PatronPATRON – Hardy Coffee County citizens persevere through floods and fires July 21, 2021 September 19, 2021by Donna R Causey To view this content, you must be a member of Alabama Pioneers Patrons's Patreon Unlock with PatreonAlready a qualifying Patreon member? Refresh to access this content. Tags: 1840'sAlabama historyCoffee CountyGENEALOGY
Thomas Cole who was one of the first commissioners was my great grandpa. Wellborn was first named Burnt Bull. The leaders of Elba wanted the county seat in their town so they burned the courthouse at Welborn so it would be moved. My father worked on the levy after the 1929 flood of the Pea River and Whitewater creek in Elba. My childhood was spent in Elba and I remember when it was a bustling place on Saturday afternoons with all the wagons blocking the streets. Today it is more or less a ghost town because the floods may come again and businesses prefer Enterprise. They could have saved Elba by building the courthouse on Brunson hill which is east of the river by a few hundreds yards, but our folks are stubborn and don’t change easily. My families have been in the area since the 1820s and somehow that red clay soil never quite leaves my soul though I’ve lived in California for over fifty years.
The site of the old Welborn courthouse is now in the Damascus community though there is no sign of it left
The Wellborn cemetery is on land formerly owned by my grandfather, Rowe Bowers. There’s a historical marker on the edge of the front yard about this cemetery.
Did Thomas Cole have a daughter named Ferbia Melissa Cole? She was my grand mother. She married John Wesley Johnson.
Willie Walker, I’m April Cole (maiden name). I grew up in Dothan, and through my ancestry research, I believe my family of Coles come from Daniel Cole of Bullock/Macon County. I’ve read in some places he was connected to Thomas Cole of Coffee County. Are you on ancestry.com? Do you know of any connection?
+My great grandparents were inside the Elba courthouse when the flood of 1929 occurred – Pope Gordon and Mary Amanda Borom Mathis. They got out of the top floor by boat, the family recalls. They moved to Andalusia to live out the rest of their lives with their daughter and son-in-law, Foye Mathis Brunson and Charlie Brunson.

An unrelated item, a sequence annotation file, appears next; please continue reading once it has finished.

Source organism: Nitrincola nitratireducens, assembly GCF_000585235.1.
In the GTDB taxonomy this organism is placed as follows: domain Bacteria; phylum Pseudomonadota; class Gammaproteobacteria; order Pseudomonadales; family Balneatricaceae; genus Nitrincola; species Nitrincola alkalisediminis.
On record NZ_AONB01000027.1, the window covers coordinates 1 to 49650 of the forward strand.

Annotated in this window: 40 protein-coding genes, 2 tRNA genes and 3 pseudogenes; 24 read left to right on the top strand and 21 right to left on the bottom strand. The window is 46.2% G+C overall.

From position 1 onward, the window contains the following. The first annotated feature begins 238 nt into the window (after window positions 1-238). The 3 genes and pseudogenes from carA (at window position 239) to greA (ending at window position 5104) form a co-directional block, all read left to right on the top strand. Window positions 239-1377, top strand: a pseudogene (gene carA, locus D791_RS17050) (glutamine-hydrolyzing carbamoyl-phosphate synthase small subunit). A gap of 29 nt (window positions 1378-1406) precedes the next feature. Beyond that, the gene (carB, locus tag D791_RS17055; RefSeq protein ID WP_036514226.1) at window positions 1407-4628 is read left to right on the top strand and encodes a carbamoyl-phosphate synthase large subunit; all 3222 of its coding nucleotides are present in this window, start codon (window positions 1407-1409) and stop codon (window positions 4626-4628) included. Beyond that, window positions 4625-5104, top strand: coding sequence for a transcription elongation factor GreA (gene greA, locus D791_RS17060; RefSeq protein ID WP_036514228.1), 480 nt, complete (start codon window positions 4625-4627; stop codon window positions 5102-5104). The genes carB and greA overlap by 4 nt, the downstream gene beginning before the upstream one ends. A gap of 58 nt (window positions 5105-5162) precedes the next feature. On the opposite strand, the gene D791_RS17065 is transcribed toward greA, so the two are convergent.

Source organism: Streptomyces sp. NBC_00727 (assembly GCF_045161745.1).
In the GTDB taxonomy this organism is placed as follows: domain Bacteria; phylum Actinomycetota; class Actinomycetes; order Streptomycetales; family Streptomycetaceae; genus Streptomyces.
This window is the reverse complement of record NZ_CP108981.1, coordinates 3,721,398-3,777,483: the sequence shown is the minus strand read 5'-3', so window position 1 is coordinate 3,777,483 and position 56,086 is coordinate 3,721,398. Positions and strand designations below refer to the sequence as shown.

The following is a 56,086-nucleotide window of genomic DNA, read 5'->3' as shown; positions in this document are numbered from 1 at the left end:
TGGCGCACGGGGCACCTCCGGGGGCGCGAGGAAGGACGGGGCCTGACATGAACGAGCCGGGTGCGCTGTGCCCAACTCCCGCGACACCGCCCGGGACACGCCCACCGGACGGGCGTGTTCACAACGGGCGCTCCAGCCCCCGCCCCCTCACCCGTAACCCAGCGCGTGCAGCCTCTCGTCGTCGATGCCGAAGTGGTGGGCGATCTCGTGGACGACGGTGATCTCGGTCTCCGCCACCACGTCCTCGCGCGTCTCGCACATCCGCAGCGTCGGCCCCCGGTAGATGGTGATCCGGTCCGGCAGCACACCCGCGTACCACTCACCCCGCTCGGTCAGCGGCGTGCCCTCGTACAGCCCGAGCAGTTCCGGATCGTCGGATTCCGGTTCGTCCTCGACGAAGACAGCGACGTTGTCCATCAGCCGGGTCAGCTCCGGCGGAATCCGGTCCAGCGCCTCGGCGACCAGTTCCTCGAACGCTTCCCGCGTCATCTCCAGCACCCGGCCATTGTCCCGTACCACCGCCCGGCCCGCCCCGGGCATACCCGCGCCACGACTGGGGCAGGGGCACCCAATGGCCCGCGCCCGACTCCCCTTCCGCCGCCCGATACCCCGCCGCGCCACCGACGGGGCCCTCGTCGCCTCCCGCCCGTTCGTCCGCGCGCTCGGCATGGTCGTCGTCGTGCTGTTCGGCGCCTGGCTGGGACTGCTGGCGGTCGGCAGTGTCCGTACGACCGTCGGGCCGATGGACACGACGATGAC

Very interesting article.
It’s a shame about Elba, it has a nice, old-timey downtown square that would be perfect for fixing up, but with the new bypass coming through, what little traffic that comes now will be gone.
It’s also crazy about the former seat of Wellborn, as today you can’t even tell it ever existed.
My grandfather, J.O. English, was Probate Judge of Coffee County for 24 years & retired in his 80s. I grew up in those 2 Courthouses. Also, during the 1929 flood, my uncle, Harold English, swam across the flooded river to rescue people trapped on the roof. My family was full of Coffee County history & I remember so many of these stories. Great article!
I remember the boll weevil statue in Enterprise. Somewhat of a surprise. We were on a genealogy hunt of cemeteries in SE Alabama. Found most we were looking for.
Boll weevil statue is still in the middle of the street, can’t believe it. Good history note though, as it gave them an idea for a new crop.
still floods ruin courthouse records, no progress…
A correction; during the war the 33rd infantry also had a company “G” which my great grandpa served in. He first joined the 6th Ala. infantry in Dale county, but later changed and joined the 33rd. company “G” where he served until he lost a leg at Chickamauga. His name was John James Thames. I have all his military records from the national archives.
John James Thames joined the 33rd Ala. Infantry the second time at the courthouse in Elba.